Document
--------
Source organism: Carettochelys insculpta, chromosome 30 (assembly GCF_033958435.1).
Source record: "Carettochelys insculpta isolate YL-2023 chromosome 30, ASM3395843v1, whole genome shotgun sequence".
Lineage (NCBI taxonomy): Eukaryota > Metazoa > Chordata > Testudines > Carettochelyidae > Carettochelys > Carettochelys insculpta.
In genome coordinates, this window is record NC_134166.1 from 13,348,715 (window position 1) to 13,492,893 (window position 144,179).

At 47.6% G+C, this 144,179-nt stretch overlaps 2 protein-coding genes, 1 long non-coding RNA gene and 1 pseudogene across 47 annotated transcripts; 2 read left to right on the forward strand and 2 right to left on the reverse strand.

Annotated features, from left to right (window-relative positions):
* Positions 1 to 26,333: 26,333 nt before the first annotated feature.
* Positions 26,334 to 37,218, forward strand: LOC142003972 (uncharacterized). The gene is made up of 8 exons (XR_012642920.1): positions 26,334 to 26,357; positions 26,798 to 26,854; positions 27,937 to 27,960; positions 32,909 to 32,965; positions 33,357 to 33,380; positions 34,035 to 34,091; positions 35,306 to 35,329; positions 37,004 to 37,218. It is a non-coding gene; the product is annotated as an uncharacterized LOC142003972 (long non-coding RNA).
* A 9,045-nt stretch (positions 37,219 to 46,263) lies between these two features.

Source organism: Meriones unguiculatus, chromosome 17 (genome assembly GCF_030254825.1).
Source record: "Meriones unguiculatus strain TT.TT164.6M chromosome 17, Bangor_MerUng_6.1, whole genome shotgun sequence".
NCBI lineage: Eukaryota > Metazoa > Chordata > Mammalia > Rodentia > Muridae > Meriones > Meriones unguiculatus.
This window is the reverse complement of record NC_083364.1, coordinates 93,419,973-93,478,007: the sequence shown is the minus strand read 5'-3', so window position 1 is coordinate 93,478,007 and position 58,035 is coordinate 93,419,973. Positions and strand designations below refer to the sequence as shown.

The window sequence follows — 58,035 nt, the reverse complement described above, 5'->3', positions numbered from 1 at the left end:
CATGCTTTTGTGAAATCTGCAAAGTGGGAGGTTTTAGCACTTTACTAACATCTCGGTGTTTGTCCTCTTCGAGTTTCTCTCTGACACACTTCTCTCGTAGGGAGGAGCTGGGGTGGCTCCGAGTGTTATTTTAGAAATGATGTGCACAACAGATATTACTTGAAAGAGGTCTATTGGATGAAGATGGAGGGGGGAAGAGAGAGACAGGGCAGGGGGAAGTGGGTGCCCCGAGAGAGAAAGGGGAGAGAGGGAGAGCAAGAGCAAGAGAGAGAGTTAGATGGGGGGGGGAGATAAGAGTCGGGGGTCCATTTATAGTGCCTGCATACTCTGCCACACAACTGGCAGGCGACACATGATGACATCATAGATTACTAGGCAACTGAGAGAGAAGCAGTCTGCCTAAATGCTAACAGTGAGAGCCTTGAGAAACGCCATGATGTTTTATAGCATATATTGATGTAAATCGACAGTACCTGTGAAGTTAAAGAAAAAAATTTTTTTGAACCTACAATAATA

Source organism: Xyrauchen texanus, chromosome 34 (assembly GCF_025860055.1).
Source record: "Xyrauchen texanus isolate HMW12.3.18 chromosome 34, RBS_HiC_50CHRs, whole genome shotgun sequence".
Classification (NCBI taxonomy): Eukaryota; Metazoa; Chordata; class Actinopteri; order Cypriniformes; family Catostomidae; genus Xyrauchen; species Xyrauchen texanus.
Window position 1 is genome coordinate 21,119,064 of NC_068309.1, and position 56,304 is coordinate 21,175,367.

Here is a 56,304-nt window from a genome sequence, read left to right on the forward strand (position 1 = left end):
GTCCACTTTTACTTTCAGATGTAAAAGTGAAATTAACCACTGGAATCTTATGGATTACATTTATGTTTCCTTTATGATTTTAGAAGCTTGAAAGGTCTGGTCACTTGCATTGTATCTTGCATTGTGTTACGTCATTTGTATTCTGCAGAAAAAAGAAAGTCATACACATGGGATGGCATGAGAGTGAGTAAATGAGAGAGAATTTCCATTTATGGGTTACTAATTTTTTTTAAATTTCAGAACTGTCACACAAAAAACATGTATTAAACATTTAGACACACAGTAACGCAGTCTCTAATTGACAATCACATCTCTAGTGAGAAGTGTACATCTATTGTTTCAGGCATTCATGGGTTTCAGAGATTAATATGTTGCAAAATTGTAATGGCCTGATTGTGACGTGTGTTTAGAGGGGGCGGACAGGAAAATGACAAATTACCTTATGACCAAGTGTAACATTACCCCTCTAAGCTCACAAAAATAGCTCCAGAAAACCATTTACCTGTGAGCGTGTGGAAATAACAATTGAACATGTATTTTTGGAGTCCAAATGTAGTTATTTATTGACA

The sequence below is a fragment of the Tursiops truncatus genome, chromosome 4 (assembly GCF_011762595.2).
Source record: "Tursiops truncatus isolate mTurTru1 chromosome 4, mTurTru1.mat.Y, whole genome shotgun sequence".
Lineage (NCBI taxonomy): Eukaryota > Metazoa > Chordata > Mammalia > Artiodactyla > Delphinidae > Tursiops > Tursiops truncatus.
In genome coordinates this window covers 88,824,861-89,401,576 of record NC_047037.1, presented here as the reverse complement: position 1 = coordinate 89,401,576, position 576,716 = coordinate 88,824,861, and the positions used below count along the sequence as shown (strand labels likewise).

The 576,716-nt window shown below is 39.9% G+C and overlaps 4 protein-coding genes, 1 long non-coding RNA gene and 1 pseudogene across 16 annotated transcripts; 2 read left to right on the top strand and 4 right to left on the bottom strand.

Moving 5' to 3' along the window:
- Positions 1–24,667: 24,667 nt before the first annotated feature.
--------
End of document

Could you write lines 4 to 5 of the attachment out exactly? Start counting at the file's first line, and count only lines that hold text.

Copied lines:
In genome coordinates, this window is record NC_134166.1 from 13,348,715 (window position 1) to 13,492,893 (window position 144,179).

At 47.6% G+C, this 144,179-nt stretch overlaps 2 protein-coding genes, 1 long non-coding RNA gene and 1 pseudogene across 47 annotated transcripts; 2 read left to right on the forward strand and 2 right to left on the reverse strand.